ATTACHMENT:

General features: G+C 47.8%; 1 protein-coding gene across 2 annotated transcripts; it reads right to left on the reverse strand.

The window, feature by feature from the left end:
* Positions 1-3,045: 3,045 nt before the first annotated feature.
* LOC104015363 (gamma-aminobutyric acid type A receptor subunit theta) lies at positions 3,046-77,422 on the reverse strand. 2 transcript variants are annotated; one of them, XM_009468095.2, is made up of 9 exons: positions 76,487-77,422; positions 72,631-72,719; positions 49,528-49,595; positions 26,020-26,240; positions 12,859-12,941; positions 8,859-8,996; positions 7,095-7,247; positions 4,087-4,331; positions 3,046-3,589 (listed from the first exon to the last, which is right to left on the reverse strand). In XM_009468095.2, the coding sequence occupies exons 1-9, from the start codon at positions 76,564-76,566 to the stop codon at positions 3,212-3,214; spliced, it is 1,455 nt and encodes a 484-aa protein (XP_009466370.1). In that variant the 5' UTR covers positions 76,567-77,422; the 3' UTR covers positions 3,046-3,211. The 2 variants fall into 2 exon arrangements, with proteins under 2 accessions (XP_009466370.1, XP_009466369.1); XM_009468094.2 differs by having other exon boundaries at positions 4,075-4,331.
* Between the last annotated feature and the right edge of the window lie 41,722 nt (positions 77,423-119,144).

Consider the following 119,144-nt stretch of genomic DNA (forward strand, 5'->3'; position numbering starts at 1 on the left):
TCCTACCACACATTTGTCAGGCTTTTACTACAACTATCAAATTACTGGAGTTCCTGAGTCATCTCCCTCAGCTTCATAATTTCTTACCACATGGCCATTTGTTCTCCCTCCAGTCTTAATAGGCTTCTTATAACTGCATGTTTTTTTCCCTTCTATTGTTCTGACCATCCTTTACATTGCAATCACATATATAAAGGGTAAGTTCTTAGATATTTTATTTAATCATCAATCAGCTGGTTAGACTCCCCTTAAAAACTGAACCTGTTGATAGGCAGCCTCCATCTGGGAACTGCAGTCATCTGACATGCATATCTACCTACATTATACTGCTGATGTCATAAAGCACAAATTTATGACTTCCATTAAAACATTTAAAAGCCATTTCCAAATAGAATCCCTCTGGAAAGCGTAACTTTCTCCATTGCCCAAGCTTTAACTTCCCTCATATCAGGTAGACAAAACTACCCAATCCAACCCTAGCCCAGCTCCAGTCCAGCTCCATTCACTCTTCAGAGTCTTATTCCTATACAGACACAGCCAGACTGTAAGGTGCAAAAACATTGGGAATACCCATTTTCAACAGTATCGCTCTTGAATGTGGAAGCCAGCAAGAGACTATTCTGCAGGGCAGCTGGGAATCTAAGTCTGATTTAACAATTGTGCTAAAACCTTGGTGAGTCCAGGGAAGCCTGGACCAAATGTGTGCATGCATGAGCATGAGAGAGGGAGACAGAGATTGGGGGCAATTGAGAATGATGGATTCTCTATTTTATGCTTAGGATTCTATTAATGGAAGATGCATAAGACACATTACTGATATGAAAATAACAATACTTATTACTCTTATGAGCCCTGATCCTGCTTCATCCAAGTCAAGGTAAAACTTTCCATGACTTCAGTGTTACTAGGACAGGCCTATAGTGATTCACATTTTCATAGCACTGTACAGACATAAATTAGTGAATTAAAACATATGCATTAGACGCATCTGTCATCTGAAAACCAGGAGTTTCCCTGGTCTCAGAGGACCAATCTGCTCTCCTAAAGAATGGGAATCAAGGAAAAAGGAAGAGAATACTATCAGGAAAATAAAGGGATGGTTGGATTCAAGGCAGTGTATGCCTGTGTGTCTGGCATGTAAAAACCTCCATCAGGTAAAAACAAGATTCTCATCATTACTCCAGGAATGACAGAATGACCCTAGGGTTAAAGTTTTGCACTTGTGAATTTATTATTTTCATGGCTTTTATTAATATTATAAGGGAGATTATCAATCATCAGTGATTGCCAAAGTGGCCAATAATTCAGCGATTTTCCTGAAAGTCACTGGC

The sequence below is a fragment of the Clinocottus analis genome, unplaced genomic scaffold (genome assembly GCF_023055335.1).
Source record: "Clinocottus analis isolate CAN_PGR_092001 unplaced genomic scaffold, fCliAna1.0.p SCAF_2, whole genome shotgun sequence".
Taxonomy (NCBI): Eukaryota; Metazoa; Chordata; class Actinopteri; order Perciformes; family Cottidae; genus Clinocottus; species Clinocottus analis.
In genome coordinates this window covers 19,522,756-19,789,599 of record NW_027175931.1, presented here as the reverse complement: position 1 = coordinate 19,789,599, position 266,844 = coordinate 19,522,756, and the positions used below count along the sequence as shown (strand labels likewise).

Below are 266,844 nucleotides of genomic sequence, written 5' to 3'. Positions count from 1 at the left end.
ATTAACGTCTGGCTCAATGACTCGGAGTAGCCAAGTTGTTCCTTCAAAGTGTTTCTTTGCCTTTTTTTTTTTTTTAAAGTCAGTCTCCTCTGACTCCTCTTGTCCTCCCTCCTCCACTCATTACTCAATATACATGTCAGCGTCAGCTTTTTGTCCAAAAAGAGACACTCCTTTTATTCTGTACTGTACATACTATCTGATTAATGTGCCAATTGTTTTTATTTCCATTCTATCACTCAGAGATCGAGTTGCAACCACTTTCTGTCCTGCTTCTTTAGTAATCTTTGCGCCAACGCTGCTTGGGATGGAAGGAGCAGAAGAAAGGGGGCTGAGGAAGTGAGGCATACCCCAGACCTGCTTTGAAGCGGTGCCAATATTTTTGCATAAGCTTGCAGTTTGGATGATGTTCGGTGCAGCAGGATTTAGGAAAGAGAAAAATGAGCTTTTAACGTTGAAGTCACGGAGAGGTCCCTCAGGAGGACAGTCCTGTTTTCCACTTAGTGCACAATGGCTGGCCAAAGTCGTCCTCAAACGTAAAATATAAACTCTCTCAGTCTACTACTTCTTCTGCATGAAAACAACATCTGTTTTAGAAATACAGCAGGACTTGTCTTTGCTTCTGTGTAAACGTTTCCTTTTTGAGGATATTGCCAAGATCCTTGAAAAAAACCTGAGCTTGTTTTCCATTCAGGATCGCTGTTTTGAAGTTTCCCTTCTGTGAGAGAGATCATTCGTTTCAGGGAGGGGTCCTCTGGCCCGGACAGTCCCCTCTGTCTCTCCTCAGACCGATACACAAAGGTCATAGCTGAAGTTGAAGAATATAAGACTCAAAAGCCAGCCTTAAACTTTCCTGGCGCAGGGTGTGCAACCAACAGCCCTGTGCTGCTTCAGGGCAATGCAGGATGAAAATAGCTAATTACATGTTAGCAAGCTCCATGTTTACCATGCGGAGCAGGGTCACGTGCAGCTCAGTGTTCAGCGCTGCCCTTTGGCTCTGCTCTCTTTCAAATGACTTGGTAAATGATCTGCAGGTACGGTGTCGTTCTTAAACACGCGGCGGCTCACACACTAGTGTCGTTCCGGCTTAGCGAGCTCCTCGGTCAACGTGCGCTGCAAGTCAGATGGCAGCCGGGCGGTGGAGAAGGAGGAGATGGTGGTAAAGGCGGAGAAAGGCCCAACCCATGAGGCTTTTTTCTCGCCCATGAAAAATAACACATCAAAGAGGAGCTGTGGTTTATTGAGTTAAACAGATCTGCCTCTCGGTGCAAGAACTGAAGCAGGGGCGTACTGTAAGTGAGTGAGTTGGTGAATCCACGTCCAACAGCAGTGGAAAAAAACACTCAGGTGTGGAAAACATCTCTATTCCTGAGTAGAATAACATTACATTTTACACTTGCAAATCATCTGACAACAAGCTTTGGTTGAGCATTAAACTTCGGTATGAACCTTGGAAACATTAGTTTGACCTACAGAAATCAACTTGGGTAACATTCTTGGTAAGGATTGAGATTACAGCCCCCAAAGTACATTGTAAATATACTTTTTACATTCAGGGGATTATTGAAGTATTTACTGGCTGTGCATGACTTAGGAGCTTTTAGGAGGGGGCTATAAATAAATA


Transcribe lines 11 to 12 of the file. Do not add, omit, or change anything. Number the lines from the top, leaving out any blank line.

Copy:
In genome coordinates this window covers 19,522,756-19,789,599 of record NW_027175931.1, presented here as the reverse complement: position 1 = coordinate 19,789,599, position 266,844 = coordinate 19,522,756, and the positions used below count along the sequence as shown (strand labels likewise).

Below are 266,844 nucleotides of genomic sequence, written 5' to 3'. Positions count from 1 at the left end.